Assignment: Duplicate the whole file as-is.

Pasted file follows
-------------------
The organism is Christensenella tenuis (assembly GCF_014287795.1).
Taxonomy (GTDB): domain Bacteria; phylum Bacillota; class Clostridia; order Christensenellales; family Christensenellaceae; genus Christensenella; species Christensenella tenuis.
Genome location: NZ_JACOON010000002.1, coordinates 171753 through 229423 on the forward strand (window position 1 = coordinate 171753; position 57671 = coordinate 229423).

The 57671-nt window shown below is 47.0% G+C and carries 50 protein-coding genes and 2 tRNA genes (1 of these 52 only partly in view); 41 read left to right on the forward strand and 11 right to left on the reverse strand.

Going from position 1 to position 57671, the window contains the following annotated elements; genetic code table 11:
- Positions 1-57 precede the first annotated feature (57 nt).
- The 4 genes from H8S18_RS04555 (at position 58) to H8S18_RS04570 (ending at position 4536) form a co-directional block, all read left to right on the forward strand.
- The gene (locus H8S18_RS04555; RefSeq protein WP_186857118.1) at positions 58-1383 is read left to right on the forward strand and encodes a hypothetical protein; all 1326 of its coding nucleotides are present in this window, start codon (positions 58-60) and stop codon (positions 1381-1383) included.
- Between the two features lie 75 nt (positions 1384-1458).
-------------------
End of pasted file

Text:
The organism is Christensenella tenuis (assembly GCF_014287795.1).
Taxonomy (GTDB): domain Bacteria; phylum Bacillota; class Clostridia; order Christensenellales; family Christensenellaceae; genus Christensenella; species Christensenella tenuis.
Genome location: NZ_JACOON010000002.1, coordinates 171753 through 229423 on the forward strand (window position 1 = coordinate 171753; position 57671 = coordinate 229423).

The 57671-nt window shown below is 47.0% G+C and carries 50 protein-coding genes and 2 tRNA genes (1 of these 52 only partly in view); 41 read left to right on the forward strand and 11 right to left on the reverse strand.

Going from position 1 to position 57671, the window contains the following annotated elements; genetic code table 11:
- Positions 1-57 precede the first annotated feature (57 nt).
- The 4 genes from H8S18_RS04555 (at position 58) to H8S18_RS04570 (ending at position 4536) form a co-directional block, all read left to right on the forward strand.
- The gene (locus H8S18_RS04555; RefSeq protein WP_186857118.1) at positions 58-1383 is read left to right on the forward strand and encodes a hypothetical protein; all 1326 of its coding nucleotides are present in this window, start codon (positions 58-60) and stop codon (positions 1381-1383) included.
- Between the two features lie 75 nt (positions 1384-1458).